La Corte Suprema de Suecia confirmó el 10 de julio de 2023 el criterio del tribunal de apelación de Svea (Suecia) de 13 de diciembre de 2022, que había acordado no ejecutar la decisión del tribunal de arbitraje de la Cámara de Comercio de Estocolmo (SCC). Dicho laudo arbitral consideró que la compañía demandante con sede en Luxemburgo debía ser indemnizada, al amparo del Tratado de la Carta de la Energía (ECT) -de la que recientemente la Comisión Europea ha anunciado su salida- y ordenó, en mayo de 2018, el pago de 53,3 millones de euros, más 1,5% de intereses y las costas del proceso.
De acuerdo con la Sentencia del Tribunal de Apelación de Svea de 13 de diciembre de 2022 resulta incontrovertido, a partir de la doctrina sentada por el TJUE, que los litigios originados en el ECT no pueden excluirse de los tribunales nacionales de los Estados miembros y que, por lo tanto, el art. 26.2º. c) del ECT no se aplica a los litigios entre un Estado miembro y un inversor de otro Estado miembro relativos a una inversión realizada por este último inversor en el primer Estado miembro.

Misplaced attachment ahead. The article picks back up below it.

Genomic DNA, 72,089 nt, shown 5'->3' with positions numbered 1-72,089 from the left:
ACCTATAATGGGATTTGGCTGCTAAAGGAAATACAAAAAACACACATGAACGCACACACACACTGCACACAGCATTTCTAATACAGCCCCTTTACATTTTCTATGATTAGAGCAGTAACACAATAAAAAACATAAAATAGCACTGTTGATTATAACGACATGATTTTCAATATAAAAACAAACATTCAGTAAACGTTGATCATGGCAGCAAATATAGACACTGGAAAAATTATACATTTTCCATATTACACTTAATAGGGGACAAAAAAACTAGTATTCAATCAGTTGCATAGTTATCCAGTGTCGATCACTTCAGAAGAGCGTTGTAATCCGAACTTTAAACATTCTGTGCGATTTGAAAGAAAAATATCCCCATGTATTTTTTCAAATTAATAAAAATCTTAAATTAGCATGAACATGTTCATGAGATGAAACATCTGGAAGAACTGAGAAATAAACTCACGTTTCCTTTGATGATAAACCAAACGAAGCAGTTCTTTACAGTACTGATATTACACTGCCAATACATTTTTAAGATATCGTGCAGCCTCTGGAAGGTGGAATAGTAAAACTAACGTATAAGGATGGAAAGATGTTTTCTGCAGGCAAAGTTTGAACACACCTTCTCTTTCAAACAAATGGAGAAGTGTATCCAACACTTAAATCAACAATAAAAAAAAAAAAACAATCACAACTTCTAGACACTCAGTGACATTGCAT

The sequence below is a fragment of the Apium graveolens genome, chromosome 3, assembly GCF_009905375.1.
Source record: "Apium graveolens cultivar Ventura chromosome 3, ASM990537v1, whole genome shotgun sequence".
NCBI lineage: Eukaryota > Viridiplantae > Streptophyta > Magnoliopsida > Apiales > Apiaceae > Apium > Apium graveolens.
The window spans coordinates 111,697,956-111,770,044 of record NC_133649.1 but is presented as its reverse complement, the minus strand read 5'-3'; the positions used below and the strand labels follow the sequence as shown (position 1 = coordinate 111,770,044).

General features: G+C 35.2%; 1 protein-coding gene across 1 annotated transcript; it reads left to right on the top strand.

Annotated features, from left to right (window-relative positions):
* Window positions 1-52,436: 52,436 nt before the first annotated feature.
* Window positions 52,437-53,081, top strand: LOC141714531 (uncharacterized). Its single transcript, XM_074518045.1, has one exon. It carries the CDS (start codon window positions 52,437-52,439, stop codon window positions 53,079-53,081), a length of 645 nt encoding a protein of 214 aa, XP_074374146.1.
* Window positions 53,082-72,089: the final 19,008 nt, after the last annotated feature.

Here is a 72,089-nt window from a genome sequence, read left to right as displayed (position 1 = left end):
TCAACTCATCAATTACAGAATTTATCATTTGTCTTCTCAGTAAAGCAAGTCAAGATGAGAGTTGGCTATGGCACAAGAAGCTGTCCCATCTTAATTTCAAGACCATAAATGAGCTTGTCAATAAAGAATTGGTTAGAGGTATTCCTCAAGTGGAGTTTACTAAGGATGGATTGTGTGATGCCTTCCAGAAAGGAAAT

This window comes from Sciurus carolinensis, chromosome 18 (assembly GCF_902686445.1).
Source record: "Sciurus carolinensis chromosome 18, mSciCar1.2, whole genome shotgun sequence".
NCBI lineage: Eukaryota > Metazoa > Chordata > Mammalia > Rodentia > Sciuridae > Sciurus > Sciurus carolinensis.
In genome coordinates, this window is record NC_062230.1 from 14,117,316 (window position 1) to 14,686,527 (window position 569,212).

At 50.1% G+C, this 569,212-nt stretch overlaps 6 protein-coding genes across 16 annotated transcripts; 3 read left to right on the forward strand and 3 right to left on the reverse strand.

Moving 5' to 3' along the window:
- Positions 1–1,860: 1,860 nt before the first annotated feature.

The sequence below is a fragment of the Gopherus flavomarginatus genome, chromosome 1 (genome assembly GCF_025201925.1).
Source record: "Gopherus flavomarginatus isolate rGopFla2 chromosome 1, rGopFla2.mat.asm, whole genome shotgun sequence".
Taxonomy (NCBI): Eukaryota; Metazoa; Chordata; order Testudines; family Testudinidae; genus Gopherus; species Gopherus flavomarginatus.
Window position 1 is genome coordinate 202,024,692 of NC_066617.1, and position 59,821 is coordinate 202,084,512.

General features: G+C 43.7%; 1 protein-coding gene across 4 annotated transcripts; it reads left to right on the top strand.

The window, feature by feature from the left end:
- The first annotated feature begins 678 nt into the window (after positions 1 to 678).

Además, el Tribunal de Apelación determinó que lo expresado por el TJUE implica que las partes en este caso no podían, ni de antemano ni a posteriori, acordar que las cuestiones controvertidas se resolvieran mediante arbitraje. Dado que los impedimentos al arbitraje establecidos por el TJUE deben equipararse a los impedimentos del derecho sueco, el Tribunal de Apelación consideró que el Laudo incluía el examen de una cuestión que, según el Derecho sueco, no podía ser decidida por los árbitros. Por lo tanto, se dan las condiciones para invalidar el Laudo en virtud del art. 33, párrafo 1, punto 1 de la SAA.